The Dish’s Weekly Biotechnology News Wrap Up – January 26, 2018

By on January 26, 2018

This week’s headlines include: Sanofi, Facing Threat From Generics, Moves to Buy Hemophilia Drug Maker, Senate votes to confirm Azar as health secretary, KBI Biopharma acquires assets of Louisville-based Elion, Biogen’s MS drug Tecfidera could make cancer-killing viruses more potent: Study, Toward a Universal Flu Vaccine, and New clues to T cell development could boost search for HIV vaccine.

In Case You Missed It, Recent Articles on Cell Culture Dish and Downstream Column:

cell-culture-dish-logo

Scale-Out Biomanufacturing – A Paradigm Change to Scale Up

In biomanufacturing, a production scale change is required to either meet the market growth demand or when a product moves from clinical to commercial manufacturing. How that volume is increased depends on whether a scale up or scale out philosophy is used. The industry standard has been to scale up, which translates to increasing the size of the bioreactors used in manufacturing runs. However, due to the recent availability and ease of single-use technologies, coupled with improvements in cell culture productivity; scale out may soon create a shift in the way biologics are manufactured…

Ask the Expert – Cancer Research

Unlocking the complexities of cancer is an ongoing challenge. Luckily, a countless number of researchers are working every day – determined to understand the causes and behaviors of cancer in search of new and better ways to more effectively treat the disease…

The Next Level of Quality for Cell Therapy Media – Beyond Xeno-Free

Since the advent of in vitro biology, mammalian cell culture and cell culture-based assays have served as an indispensable tool in the elucidation of biological processes. This article will discuss the current landscape of FBS and human serum use and their limitations, as well as introduce a powerful alternative…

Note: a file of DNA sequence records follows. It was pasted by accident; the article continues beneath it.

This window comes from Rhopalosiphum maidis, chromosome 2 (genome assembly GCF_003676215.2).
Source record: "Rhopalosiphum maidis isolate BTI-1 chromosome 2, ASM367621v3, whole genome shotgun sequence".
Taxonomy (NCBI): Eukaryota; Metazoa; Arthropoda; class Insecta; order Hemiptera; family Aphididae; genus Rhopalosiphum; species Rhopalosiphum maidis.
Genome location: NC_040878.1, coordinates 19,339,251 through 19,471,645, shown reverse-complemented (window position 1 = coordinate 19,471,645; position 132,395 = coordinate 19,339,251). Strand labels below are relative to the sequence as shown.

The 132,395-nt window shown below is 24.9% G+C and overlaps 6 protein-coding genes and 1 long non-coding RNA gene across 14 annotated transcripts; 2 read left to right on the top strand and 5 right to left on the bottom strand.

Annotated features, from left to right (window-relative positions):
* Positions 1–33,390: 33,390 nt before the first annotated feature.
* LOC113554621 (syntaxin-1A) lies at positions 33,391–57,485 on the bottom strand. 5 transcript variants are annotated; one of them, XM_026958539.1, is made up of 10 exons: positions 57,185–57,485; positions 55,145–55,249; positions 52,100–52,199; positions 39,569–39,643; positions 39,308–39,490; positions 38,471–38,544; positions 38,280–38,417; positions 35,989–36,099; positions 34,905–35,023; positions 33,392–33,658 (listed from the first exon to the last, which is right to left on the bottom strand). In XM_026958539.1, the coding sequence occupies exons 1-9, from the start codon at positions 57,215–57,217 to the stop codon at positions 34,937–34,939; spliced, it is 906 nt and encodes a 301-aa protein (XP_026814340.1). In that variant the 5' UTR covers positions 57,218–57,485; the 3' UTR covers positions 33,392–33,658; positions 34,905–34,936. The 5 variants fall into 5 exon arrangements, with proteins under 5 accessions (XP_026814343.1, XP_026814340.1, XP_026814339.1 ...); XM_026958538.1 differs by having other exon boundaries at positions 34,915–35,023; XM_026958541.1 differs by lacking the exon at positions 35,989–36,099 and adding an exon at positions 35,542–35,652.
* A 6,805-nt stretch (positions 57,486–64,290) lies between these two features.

Theranostics: an old approach with new interest

Precision medicine has been a growing trend in healthcare for years. Doctors and researchers are leveraging computer power, modern analytics, cloud technology and patient information from genomics to demographics to help make more individualized and accurate treatment plans. What if there were a more direct link between a diagnostic test and the potential therapies available for a patient? Well that is the aim of theranostics, a field of personalized and precision medicine that links targeted therapies to specific diagnostic tests. Theranostics represents one approach for transitioning from conventional medicine to a more contemporary patient-specific analysis and therapy (1). While having evolved into a number of particular approaches, a theme currently in vogue is the use of either micro- or nano-particles in a marriage of diagnostic imaging and therapeutic activities. This results in the use of a single nano-particle agent to be employed in screening, diagnosis and treatment delivery as well as in prognosis or response monitoring…

 


The Down Stream Column